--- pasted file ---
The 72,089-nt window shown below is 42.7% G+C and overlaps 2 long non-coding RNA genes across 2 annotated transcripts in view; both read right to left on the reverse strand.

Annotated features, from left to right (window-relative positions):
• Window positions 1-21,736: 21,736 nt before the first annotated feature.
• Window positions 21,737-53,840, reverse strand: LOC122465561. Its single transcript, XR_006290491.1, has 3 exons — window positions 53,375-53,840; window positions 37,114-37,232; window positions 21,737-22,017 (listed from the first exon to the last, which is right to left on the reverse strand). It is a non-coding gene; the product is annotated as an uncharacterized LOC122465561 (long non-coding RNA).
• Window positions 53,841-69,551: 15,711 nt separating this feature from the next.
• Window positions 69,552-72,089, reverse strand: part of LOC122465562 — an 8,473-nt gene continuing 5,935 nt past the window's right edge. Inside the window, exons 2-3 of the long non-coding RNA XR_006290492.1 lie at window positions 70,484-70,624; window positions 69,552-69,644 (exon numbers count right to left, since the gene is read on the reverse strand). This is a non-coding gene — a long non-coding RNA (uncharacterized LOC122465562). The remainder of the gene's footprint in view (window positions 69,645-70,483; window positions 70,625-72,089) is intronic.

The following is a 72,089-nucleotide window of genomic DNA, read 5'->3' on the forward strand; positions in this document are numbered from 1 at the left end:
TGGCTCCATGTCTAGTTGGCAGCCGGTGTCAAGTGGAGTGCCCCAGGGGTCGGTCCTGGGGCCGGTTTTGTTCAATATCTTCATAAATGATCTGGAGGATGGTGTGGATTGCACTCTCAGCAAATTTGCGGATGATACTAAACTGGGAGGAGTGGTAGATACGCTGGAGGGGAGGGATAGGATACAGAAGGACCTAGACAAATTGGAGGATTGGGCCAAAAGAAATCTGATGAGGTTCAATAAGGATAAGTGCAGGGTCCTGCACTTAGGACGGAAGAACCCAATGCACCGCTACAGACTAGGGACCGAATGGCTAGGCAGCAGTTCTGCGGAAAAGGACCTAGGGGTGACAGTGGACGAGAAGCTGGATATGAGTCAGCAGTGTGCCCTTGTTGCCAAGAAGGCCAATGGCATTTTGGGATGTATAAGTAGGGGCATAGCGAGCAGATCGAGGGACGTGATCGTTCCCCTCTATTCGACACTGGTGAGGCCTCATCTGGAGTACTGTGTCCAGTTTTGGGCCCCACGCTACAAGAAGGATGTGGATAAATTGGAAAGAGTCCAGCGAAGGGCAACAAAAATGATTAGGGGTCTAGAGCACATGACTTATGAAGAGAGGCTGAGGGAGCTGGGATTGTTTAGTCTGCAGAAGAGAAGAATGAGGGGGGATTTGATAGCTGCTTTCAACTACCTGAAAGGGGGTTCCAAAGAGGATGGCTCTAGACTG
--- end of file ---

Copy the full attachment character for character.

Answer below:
The 72,089-nt window shown below is 42.7% G+C and overlaps 2 long non-coding RNA genes across 2 annotated transcripts in view; both read right to left on the reverse strand.

Annotated features, from left to right (window-relative positions):
• Window positions 1-21,736: 21,736 nt before the first annotated feature.
• Window positions 21,737-53,840, reverse strand: LOC122465561. Its single transcript, XR_006290491.1, has 3 exons — window positions 53,375-53,840; window positions 37,114-37,232; window positions 21,737-22,017 (listed from the first exon to the last, which is right to left on the reverse strand). It is a non-coding gene; the product is annotated as an uncharacterized LOC122465561 (long non-coding RNA).
• Window positions 53,841-69,551: 15,711 nt separating this feature from the next.
• Window positions 69,552-72,089, reverse strand: part of LOC122465562 — an 8,473-nt gene continuing 5,935 nt past the window's right edge. Inside the window, exons 2-3 of the long non-coding RNA XR_006290492.1 lie at window positions 70,484-70,624; window positions 69,552-69,644 (exon numbers count right to left, since the gene is read on the reverse strand). This is a non-coding gene — a long non-coding RNA (uncharacterized LOC122465562). The remainder of the gene's footprint in view (window positions 69,645-70,483; window positions 70,625-72,089) is intronic.

The following is a 72,089-nucleotide window of genomic DNA, read 5'->3' on the forward strand; positions in this document are numbered from 1 at the left end:
TGGCTCCATGTCTAGTTGGCAGCCGGTGTCAAGTGGAGTGCCCCAGGGGTCGGTCCTGGGGCCGGTTTTGTTCAATATCTTCATAAATGATCTGGAGGATGGTGTGGATTGCACTCTCAGCAAATTTGCGGATGATACTAAACTGGGAGGAGTGGTAGATACGCTGGAGGGGAGGGATAGGATACAGAAGGACCTAGACAAATTGGAGGATTGGGCCAAAAGAAATCTGATGAGGTTCAATAAGGATAAGTGCAGGGTCCTGCACTTAGGACGGAAGAACCCAATGCACCGCTACAGACTAGGGACCGAATGGCTAGGCAGCAGTTCTGCGGAAAAGGACCTAGGGGTGACAGTGGACGAGAAGCTGGATATGAGTCAGCAGTGTGCCCTTGTTGCCAAGAAGGCCAATGGCATTTTGGGATGTATAAGTAGGGGCATAGCGAGCAGATCGAGGGACGTGATCGTTCCCCTCTATTCGACACTGGTGAGGCCTCATCTGGAGTACTGTGTCCAGTTTTGGGCCCCACGCTACAAGAAGGATGTGGATAAATTGGAAAGAGTCCAGCGAAGGGCAACAAAAATGATTAGGGGTCTAGAGCACATGACTTATGAAGAGAGGCTGAGGGAGCTGGGATTGTTTAGTCTGCAGAAGAGAAGAATGAGGGGGGATTTGATAGCTGCTTTCAACTACCTGAAAGGGGGTTCCAAAGAGGATGGCTCTAGACTG